Not Comatose

There has been a raging Internet debate on being healthy/making healthful choices vs. having body positivity. I have mostly been a silent spectator in all cases, because honestly I can see that both sides of the argument have merit. It is important to make good eating and exercise choices for your health, just as it is important not to be burdened by an unrealistic conception of your body should like instead of what it actually does. Ultimately, I have reached a point where I accept my [overweight] self as I am with serenity, but aim to do better in times to come.

Having said that, I do believe that only I have the right to make these judgements about myself. Everyone else can [and should] take a flying leap off a tall cliff, if they feel compelled to air their unsolicited opinions to me. Because that’s what they are: unsolicited. I didn’t ask for your opinion, and therefore please keep it to yourself. Covering up nastiness in a flimsy veil of “caring” or “tough love” is a bunch of bollocks. I can also serve up a searing indictment of your character, morals, and sundry other personal aspects, but I choose not to.

This post was borne off two things: one, a completely toxic ex, who eroded my self-esteem and confidence to virtually nothing AND had me believing that he was right; and two, a couple of conversations I had with two overweight friends. Both guys, incidentally, which just goes to show that anxiety about weight is not restricted to gender. [But y’all knew that already.]

The second of these conversations happened in Delhi, last month. I was chilling out with a friend in my hotel room, while I waited for a plumber to come and fix a faucet in the bathroom. I made a comment saying that only one person had observed that I had lost weight since the last time the group was together. And he responded by asking how I had done it. I described joining an MMA class, and sort of falling in love with the concept of fun exercise. There was also the part where I was trying to eat less, and avoid stuff I knew wasn’t nutritious, but without any ironclad rules.

But the point I stressed the most was that I had started and failed many, many, many times over. The needle of the weighing scale had stubbornly refused to budge for weeks, and when it did, it was a miserable tick of minuscule proportions. Essentially, hardly a dent in my weight. But the key was that I stopped feeling bad about it, and carried on with forming better habits and doing it for the love of it only.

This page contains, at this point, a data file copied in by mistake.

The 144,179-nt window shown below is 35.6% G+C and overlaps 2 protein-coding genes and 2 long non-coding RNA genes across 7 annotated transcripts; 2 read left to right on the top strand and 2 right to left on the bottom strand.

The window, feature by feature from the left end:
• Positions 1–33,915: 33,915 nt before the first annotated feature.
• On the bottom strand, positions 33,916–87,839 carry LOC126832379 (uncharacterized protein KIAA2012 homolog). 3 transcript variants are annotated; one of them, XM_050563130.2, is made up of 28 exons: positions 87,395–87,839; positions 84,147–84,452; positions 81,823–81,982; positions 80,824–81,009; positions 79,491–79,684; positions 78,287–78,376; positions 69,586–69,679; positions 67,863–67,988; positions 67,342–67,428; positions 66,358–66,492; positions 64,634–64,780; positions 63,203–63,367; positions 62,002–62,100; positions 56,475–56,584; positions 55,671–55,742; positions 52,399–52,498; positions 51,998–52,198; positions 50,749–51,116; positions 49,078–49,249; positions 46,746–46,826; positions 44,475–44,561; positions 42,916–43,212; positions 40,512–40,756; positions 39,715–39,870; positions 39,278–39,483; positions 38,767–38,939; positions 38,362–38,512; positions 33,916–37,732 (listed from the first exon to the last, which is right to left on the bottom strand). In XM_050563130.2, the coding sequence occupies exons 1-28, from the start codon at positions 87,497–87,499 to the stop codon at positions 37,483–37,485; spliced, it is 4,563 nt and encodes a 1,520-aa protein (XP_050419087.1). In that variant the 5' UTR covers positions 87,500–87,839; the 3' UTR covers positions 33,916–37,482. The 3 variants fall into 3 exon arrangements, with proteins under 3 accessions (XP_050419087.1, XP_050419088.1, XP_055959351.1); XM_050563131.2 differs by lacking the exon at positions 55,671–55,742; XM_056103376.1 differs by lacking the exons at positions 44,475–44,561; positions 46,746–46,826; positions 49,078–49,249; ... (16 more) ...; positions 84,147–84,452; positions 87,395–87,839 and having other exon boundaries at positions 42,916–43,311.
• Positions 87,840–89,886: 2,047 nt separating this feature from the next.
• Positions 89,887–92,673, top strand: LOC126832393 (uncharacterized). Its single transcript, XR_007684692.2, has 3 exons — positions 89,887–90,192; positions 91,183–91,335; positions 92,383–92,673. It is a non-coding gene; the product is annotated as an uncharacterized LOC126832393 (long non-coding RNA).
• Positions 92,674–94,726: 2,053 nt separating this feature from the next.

He nodded, but sighed disconsolately too. And in that moment, I felt a rush of sympathy and empathy for someone who absorbs numerous ‘big’ and ‘fat’ jokes on a daily basis. He is taller than average, so does have an imposing presence. Comments and jokes from friends and loved ones are fine, but up to a point. And that point varies depending on person, mood, state of mind, and a multitude of other factors.

Which brings me to the first incident that summed it up so well for me.

I was in Bangalore, and I called up a college friend who lived there to catch up. I was horrified to learn that he had been in an accident and was in hospital with several broken bones.

When I went to visit, I met his parents too for the first time. We chatted for about half an hour, and he was telling me about his attempts to lose weight. [Tall and again considerably overweight.] He had tried exercise, gyms, nutritionists, diets, gotten tested for hypothyroidism, and so much else besides. I listened in round-eyed wonder, as he recited a litany of the avenues of weight loss he has attempted without noticeable success. The truly depressing part was when his mother chimed in to say that he hardly eats anymore. A fistful of rice and or a small salad comprised most of his meals. She sounded angry and sad at the same time, and I wondered why until he told me what was happening when his friends visited him.

In the modern hubbub of life, one tends to lose touch. So months, sometimes years, elapse before you meet old friends again. Any changes that occur in the intervening period stand out more starkly to those who haven’t been around in the recent past.

My friend had had his parents staying over for a few months, and he occasionally invited friends over to his place. The first thing they said on seeing an old friend again, after many years was, without variation: “Dude! You’ve put on so much weight!”

My friend sighed at this point of his narrative. I knew what he must have felt, having been at the receiving end of the same sort of thing innumerable times. And then he turned to me and said: “Don’t they think I know that already? I haven’t been in a coma for like 8 years, without looking in a mirror, and suddenly woken up that I can’t see that I’ve put on weight. Do they seriously think I don’t KNOW already?”

Well. Good point, isn’t it?


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